“the Meathead” to bicker over such weighty issues on prime-time sitcoms.

In Germany, the root cause of radical activity on campuses and in the streets was believed to be official government acquiescence to America’s war in Vietnam and a belief that fascist imperatives hadn’t died with Hitler in a Berlin bunker at the end of World War II. Indeed, the same sort of brown-shirted repression was being embraced by cops and elected officials hoping to quell protests. America’s “new left” had been completely marginalized by 1977 and dismissed as irredeemably unhip by the younger siblings of students and civil-rights activists radicalized in the ’60s. While several very good books and documentaries, and a few compelling theatrical movies, had managed to keep the pot stirred, by and large, Americans preferred to let Saigons be bygones.

Memories of World War II, along with the reality of totalitarianism practiced behind the Iron Curtain, prevented Europeans from accepting a new political status quo. Among the filmmakers and writers who lent their talents to “Germany in Autumn” were Alexander Kluge, Volker Schlondorff, Edgar Reitz, Rainer Werner Fassbinder, Alf Brustellin, Heinrich Boll and Peter F. Steinbach. Not all of the contributions will resonate with American viewers – or many Europeans, I suspect – but the energy and passion invested in the project remain palpable, and the issues being debated are as relevant today as the protests taking place in Libya, Tunisia, Egypt, Iran and Yemen.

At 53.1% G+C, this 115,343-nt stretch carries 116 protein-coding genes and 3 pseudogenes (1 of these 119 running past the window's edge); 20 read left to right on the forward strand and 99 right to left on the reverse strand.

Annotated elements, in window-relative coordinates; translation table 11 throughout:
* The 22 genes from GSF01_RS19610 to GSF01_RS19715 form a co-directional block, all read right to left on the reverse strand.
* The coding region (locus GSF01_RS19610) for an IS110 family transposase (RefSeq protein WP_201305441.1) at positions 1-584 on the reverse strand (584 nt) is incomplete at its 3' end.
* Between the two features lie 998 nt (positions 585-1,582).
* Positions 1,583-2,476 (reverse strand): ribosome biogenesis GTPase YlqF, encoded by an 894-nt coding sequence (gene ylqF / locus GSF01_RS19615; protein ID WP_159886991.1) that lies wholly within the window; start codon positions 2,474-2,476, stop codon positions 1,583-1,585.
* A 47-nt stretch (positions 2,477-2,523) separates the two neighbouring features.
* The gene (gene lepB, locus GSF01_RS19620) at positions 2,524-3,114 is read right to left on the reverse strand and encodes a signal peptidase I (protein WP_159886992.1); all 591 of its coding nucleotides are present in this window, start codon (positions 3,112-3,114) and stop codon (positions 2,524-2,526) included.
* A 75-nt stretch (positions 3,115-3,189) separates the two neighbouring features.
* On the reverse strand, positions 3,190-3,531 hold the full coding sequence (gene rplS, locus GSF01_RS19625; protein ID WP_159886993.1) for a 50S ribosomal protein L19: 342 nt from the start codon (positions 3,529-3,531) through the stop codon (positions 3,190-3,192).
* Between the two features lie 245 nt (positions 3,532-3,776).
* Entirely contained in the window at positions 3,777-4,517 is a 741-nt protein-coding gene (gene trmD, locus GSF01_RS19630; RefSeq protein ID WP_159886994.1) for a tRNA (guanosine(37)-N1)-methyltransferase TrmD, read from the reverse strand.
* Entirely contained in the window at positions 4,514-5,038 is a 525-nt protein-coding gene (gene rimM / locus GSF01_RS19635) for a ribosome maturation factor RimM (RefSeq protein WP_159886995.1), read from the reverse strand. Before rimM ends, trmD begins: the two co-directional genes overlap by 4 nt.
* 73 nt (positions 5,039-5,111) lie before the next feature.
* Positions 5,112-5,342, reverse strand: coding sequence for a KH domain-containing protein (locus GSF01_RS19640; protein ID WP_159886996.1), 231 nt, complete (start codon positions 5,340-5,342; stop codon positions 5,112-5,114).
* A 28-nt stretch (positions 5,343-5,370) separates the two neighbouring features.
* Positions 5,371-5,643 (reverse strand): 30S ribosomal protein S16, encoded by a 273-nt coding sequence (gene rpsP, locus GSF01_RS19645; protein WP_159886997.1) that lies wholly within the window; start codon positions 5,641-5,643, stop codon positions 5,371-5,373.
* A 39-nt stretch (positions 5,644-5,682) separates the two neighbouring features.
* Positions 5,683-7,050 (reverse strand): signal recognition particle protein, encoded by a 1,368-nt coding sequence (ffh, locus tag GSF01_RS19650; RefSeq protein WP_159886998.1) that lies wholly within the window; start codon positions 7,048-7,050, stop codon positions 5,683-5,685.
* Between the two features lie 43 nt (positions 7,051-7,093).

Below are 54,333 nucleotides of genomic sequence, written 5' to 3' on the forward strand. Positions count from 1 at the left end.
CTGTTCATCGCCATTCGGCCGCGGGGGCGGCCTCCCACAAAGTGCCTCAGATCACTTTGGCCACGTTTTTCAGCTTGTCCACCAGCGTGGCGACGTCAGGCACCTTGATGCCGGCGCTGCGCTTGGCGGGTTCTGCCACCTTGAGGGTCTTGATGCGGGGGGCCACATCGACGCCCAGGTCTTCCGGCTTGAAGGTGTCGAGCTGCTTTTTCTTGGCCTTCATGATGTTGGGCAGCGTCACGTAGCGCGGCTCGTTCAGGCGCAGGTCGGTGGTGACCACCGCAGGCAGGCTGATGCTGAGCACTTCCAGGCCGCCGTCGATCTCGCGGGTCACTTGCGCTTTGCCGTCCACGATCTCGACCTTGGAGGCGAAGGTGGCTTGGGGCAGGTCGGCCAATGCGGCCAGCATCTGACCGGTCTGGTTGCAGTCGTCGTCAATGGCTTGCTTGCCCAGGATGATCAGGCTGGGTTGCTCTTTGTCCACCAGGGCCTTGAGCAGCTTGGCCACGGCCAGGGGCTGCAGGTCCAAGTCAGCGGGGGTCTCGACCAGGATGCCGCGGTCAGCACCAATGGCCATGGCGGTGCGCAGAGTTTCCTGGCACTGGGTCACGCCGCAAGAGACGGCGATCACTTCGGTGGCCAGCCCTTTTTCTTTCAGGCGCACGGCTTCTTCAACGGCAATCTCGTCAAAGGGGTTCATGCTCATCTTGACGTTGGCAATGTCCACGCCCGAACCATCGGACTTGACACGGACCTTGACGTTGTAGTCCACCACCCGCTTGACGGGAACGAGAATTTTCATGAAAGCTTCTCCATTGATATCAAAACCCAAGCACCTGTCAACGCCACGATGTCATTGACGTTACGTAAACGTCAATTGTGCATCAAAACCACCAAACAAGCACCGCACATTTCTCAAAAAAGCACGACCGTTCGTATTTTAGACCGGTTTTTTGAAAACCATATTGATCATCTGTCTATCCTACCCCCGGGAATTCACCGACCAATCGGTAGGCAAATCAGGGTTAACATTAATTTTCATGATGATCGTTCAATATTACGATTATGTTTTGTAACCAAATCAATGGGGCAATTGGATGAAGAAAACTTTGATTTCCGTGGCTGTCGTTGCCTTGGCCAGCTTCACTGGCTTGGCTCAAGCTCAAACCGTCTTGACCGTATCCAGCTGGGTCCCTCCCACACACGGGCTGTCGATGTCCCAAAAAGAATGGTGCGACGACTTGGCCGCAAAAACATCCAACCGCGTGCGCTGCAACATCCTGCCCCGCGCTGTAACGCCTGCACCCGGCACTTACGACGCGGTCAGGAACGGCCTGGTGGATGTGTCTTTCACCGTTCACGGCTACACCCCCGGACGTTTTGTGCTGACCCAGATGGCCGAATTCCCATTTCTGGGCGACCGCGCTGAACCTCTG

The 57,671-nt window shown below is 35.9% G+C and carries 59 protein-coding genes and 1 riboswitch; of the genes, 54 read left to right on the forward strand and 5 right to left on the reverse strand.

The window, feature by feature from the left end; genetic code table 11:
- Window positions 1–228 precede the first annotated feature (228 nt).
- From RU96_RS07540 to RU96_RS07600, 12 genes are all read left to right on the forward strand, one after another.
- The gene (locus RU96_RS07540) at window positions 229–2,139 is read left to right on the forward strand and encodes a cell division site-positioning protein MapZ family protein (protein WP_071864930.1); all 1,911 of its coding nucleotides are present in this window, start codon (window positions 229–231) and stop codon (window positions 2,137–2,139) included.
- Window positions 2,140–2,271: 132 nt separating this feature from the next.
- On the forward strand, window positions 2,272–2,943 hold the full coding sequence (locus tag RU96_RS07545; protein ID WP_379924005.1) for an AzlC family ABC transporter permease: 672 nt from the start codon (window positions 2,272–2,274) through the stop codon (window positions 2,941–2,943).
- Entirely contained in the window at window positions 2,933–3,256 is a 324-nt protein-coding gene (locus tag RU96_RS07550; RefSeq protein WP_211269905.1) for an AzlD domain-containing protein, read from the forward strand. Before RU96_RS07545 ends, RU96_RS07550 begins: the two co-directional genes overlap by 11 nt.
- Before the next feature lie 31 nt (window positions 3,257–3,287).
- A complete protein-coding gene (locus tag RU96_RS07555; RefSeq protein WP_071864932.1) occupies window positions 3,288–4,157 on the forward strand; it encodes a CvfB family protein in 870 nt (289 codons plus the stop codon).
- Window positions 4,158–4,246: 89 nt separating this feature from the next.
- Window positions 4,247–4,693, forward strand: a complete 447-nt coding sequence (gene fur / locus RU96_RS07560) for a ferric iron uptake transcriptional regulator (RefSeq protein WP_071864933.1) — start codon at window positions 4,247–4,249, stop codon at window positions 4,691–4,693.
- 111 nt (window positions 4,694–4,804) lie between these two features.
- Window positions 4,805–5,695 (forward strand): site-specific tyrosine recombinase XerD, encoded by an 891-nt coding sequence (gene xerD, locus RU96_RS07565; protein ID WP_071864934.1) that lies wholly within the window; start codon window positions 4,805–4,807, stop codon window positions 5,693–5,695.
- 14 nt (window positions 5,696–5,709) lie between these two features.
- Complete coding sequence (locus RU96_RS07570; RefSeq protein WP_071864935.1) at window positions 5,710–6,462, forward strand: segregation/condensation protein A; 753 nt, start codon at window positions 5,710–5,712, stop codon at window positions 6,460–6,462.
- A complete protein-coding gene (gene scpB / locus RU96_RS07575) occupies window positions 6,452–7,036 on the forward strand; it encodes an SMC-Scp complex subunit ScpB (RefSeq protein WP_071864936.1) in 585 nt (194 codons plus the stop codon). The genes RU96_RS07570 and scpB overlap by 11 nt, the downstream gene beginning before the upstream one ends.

One group of young documentarians that kept the fires burning here was Chicago’s Kartemquin Films. Founded in 1966 as a not-for-profit collective, Kartemquin was originally comprised of University of Chicago grads Gordon Quinn, Jerry Temaner and Stan Karter, with Jerry Blumenthal coming on board a year later. Then and now, the team’s mission is to “focus on people whose lives are most directly affected by social and political change and who are often overlooked or misrepresented by the media.” Its best-known title is “Hoop Dreams,” but documentary lovers also recognize such wide-ranging works as “The Chicago Maternity Center Story,” “Taylor Chain,” “The Last Pullman Car,” “Golub,” “Vietnam: Long Time Coming,” “5 Girls,” “Stevie,” “Milking the Rhino” and “At the Death House Door.” The first two volumes in KTQ’s “Early Years” collection remain very much a part of the fabric of the 1960s, with looks at the counterculture, student radicals, racism, feminism, the Vietnam War, warehousing of the elderly, Christian activism and parental authority. The titles in the Volume 2 are “Anonymous Artists of America,” “Hum 255” and “What the Fuck Are These Red Squares?,” which eavesdrop on debates among artists at the School of the Art Institute of Chicago, in response to killings on the campuses of Kent State and Jackson State universities. All represent the questioning of the status quo, personal social responsibility, and government and collegiate policies, which took place on a daily basis among young Americans in the ’60s. The package adds interviews with the filmmakers and early documents.